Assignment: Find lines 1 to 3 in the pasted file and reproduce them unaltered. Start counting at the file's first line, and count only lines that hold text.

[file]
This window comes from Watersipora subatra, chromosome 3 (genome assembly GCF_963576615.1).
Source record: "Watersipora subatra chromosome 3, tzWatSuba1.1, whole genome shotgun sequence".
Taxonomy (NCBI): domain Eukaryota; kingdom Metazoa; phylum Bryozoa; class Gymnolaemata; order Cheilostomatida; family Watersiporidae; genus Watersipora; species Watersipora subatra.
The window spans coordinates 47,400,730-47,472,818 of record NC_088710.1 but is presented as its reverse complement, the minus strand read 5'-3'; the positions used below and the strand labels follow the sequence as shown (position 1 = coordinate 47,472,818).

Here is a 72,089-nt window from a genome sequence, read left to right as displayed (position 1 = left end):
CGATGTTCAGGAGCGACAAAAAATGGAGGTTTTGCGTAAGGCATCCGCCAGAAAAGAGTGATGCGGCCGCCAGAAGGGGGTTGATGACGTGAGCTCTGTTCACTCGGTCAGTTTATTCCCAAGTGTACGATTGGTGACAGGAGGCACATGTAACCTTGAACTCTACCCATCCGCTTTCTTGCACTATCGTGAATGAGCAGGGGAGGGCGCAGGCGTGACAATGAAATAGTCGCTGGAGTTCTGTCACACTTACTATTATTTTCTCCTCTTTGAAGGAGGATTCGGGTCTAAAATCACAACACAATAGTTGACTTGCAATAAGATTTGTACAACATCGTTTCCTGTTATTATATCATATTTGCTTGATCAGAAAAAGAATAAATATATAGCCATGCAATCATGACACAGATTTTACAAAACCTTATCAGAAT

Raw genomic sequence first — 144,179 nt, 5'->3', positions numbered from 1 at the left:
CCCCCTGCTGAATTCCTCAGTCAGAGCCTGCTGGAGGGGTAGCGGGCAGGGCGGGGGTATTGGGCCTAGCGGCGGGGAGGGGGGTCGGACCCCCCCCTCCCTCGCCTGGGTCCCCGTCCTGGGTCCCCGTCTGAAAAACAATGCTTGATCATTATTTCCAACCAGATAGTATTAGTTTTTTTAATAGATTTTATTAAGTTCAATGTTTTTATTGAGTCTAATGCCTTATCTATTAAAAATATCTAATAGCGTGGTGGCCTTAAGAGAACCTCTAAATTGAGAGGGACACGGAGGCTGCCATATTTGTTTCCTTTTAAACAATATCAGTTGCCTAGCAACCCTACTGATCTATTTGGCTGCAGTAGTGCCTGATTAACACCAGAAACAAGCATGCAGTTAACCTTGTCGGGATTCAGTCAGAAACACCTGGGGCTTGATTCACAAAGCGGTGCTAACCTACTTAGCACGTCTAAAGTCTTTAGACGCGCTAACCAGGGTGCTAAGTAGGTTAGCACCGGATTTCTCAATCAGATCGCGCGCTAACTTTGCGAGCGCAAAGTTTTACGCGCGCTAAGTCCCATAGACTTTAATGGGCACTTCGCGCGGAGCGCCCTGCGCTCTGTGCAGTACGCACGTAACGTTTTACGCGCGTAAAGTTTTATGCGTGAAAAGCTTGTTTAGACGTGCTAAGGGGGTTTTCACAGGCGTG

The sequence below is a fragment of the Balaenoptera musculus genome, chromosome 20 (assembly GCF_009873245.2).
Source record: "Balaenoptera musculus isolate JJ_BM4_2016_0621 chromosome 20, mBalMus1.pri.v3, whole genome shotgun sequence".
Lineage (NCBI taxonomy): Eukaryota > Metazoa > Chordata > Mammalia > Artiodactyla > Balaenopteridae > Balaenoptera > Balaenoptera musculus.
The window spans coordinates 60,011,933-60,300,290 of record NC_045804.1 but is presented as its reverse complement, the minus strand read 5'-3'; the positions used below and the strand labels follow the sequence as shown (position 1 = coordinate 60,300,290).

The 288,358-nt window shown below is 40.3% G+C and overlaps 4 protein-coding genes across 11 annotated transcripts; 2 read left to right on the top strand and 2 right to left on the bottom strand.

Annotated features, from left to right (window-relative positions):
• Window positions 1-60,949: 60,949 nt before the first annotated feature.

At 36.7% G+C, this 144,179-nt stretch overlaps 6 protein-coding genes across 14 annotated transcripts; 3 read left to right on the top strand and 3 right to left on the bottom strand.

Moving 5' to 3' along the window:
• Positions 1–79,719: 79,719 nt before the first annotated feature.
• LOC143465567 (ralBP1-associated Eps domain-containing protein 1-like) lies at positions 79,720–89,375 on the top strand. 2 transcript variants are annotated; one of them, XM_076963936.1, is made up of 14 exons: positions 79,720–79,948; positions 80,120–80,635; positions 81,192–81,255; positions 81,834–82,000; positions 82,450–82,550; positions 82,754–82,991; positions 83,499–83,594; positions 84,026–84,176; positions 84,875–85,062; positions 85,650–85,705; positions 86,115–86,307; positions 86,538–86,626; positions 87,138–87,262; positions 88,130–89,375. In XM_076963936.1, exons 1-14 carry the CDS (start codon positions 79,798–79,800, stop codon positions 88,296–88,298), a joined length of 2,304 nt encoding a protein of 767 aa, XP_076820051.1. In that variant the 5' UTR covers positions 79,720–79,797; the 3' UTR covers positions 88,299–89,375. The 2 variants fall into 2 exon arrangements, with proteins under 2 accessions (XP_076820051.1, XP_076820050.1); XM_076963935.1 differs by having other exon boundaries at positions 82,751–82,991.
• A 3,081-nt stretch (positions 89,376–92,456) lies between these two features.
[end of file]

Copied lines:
This window comes from Watersipora subatra, chromosome 3 (genome assembly GCF_963576615.1).
Source record: "Watersipora subatra chromosome 3, tzWatSuba1.1, whole genome shotgun sequence".
Taxonomy (NCBI): domain Eukaryota; kingdom Metazoa; phylum Bryozoa; class Gymnolaemata; order Cheilostomatida; family Watersiporidae; genus Watersipora; species Watersipora subatra.